By Anna Lewcock, 27-Jun-2007
Canadian biotech firm SemBioSys Genetics has presented an update on its project to promote plant-derived recombinant human insulin on a commercial scale, expecting to hop directly to Phase II trials early next year.
The company intends to pursue an abbreviated clinical trial, entering directly into a Phase II trial in early 2008 with commercialization of the plant-based insulin set for as early as 2010.
According to the company, this method of insulin manufacture could play a significant role in reducing the burden in the face of the growing worldwide demand for insulin. While insulin demand is currently at around 6,000kg a year, by 2012 the company puts demand at a much higher 16,000kg.
The increase will be driven not only by earlier diagnosis and increasing incidence of diabetes in the both the developed and developing world, claims the company, but also new methods of insulin delivery, which could drive significant growth in insulin demand.
Inhalable insulin, for example, requires five to twenty times more insulin per dose than standard injectable methods, to overcome lower bioavailability. However, Exubera – the so-called big name in inhalable insulin – is proving to be somewhat of a damp squib, falling short of expected sales and proving unpopular with physicians, which could perhaps act to slow the anticipated hike in insulin demand.
SemBioSys is confident that its transgenic plant option will make the difference in avoiding insulin shortages and avoiding exorbitant costs as the insulin market continues to grow.
Earlier this year the company announced that it had completed studies that showed its plant-derived insulin was indistinguishable from pharmaceutical grade human recombinant insulin, both analytically and physiologically.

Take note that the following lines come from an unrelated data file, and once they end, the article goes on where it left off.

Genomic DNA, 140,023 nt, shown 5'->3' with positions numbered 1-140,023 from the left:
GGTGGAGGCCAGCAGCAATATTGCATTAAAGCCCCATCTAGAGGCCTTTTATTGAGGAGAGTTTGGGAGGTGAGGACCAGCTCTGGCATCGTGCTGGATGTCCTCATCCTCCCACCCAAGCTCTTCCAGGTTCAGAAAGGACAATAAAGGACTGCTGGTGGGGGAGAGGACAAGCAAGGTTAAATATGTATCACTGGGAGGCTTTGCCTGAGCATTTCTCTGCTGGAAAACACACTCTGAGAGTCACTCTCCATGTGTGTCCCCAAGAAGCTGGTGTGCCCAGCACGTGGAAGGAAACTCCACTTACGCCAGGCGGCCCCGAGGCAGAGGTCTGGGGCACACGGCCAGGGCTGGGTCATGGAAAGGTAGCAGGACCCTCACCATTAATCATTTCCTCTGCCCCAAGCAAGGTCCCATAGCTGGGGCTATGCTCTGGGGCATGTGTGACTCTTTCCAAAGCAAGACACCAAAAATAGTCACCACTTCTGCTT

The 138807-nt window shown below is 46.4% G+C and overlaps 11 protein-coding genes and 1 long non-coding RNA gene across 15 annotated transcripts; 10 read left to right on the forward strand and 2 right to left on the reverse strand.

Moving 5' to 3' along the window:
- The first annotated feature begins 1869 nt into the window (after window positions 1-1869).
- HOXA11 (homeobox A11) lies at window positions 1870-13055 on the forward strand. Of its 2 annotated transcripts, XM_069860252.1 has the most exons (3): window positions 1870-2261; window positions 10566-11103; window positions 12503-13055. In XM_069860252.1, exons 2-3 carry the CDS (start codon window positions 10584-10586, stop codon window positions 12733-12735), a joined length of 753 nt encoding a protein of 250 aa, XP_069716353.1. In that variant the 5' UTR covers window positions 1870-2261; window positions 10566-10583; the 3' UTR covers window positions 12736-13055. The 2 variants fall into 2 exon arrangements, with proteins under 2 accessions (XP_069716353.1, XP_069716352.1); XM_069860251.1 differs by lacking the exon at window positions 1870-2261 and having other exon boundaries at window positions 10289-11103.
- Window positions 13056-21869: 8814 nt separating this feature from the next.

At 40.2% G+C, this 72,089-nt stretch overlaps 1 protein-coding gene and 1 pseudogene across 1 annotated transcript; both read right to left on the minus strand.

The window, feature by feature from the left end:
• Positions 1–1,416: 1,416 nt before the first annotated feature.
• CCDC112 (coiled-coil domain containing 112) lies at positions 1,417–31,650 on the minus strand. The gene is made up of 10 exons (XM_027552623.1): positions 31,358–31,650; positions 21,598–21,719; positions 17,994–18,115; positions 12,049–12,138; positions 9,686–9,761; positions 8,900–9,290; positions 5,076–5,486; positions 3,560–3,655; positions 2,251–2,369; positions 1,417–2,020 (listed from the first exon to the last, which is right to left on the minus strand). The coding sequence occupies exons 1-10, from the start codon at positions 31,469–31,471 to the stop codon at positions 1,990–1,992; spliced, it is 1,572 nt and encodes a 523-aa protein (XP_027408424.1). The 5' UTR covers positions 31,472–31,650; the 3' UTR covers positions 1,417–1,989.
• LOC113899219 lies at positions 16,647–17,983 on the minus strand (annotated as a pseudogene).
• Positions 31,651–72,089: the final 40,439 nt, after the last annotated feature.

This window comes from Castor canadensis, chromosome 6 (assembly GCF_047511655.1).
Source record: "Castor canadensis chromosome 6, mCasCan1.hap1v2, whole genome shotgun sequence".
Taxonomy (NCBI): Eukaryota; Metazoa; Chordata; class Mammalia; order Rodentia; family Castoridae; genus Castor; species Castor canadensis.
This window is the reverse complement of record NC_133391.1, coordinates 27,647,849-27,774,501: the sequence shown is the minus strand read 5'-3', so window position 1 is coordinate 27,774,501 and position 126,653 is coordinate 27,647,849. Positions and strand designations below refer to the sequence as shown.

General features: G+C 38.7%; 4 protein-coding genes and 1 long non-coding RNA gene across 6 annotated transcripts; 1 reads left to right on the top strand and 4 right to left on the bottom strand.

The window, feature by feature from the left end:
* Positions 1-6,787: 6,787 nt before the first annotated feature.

In addition to this, SemBioSys exceeded its targets by achieving levels of insulin within the plant seeds even higher than were required for the process to appear commercially viable. The firm achieved 1.2 per cent accumulation of insulin within the seeds of its transgenic safflower plants, meaning that a single acre of safflower could produce enough insulin to supply 2,500 patients for an entire year.
Going by the company’s projected insulin demand, it would therefore also mean that around 25,000 acres of safflower would satisfy the entire insulin demand for 2012.
“Plants are a transformative platform for the production of biopharmaceuticals,” said Andrew Baum, president and CEO of SemBioSys.
“They are ideally suited to large volume products such as human insulin, where capacity is in short supply. Plants offer unprecedented capacity and flexibility for low-cost biopharmaceutical manufacturing and provide by far the most attractive economics, both in terms of capital and cost of goods.”
The company has estimated the capital cost of insulin manufacture using its transgenic plant platform at 70 per cent less than traditional methods that rely on yeast or E. Coli, and a 40 per cent saving in product costs.
With the insulin market value estimated due to balloon to $10bn or even $15bn over the next few years, cost effective methods of production will be an attractive option to pharma firms and potential partners for SemBioSys.
However, despite the interest in transgenic production of biopharmaceuticals, it may take some time before companies wholeheartedly embrace the unfamiliar production process. It may well be the case that only after a few pioneering companies take the plunge to help establish the platform that we might begin to see transgenics viewed as the norm in biopharmaceutical production.